Commentary

Growing pains taught QB how to lead

Updated: November 10, 2009, 8:52 PM ET
By Richard Durrett | ESPNDallas.com

FORT WORTH, Texas -- TCU coach Gary Patterson started to see a change in quarterback Andy Dalton's attitude at the end of last season.

Dalton, then a sophomore, was no longer the quiet kid content to let others take charge.

"Young leaders ask in the huddle; older leaders demand," Patterson said. "That's where Andy's changed. He's demanding now."

Dalton's numbers aren't as gaudy as those of some quarterbacks being mentioned for Heisman consideration, which may be a reason he doesn't get as much national attention. But he has a keen understanding of TCU's offense and how he can impact games with his arm and his feet. And he's proved to be an accurate passer who doesn't make mistakes, two critical components to winning on the road and in big games.

Andy Dalton
Matt Pearce/Icon SMITCU quarterback Andy Dalton has evolved into a leader since becoming the starter during his freshman year. "He does all the little things you need to win games," defensive end Jerry Hughes said. "He's a winner."

"He's a guy that leads by example, and he does all the little things you need to win games," defensive end Jerry Hughes said. "He's a winner."

Earlier this season, dealing with a loud crowd and hard rain, he threw the winning touchdown pass in the fourth quarter at Clemson. Dalton went into BYU and quieted a packed stadium with two early touchdown drives en route to a 38-7 win. Now, Dalton takes his undefeated team into Saturday's showdown with No. 14 Utah.

"The game has slowed down for me. I didn't know what that meant a few years ago, but now I do," Dalton said. "When you go into meetings as a freshman, you're still thinking about what the offense is doing. Now, I'm thinking, 'This is what the defense is doing and if this guy does this, then that will probably happen.' You just see things quicker and know what to do."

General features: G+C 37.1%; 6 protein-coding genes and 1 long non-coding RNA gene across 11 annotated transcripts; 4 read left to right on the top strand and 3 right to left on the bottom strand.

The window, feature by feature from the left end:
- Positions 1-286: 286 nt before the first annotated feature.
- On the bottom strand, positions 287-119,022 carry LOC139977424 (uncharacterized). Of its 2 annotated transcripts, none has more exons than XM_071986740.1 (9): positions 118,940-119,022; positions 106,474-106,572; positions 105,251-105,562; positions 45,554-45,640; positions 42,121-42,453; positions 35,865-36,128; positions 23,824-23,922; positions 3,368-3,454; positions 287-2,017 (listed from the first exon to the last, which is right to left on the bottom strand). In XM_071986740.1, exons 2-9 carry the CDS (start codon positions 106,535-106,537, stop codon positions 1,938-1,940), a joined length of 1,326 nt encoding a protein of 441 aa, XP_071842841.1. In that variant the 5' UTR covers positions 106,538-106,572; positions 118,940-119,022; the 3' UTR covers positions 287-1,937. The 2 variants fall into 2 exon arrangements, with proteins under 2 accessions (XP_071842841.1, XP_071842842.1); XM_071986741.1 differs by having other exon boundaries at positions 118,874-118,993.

That mature approach has been years in the making. Dalton was redshirted in 2006 after leading Katy to a 14-1 record and an appearance in the Class 5A state championship game.

Dalton was handed TCU's starting job in 2007 and showed flashes of potential and plenty of mistakes. He threw for more than 2,450 yards and completed nearly 60 percent of his passes. But he had one more interception (11) than touchdown, and the Frogs went 8-5.

He was up and down that freshman season. Consider:

  • In Dalton's second game, he faced the No. 7 Longhorns in Austin. TCU led 10-0 at halftime, but four turnovers including a Dalton interception sent the Frogs to a 34-13 defeat.
  • The next week, Dalton led TCU on a late fourth-quarter drive against Air Force with the score tied. But he threw an interception with 42 seconds left that prevented the Frogs from attempting a game-winning field goal. Air Force won by three in overtime.
  • In early October, with 8:20 remaining against Wyoming, Dalton orchestrated two scoring drives to cut a 24-6 deficit to three points. With 1:25 left, Dalton led his team from its own 20-yard line to the Wyoming 31. But TCU missed the tying field goal as time expired.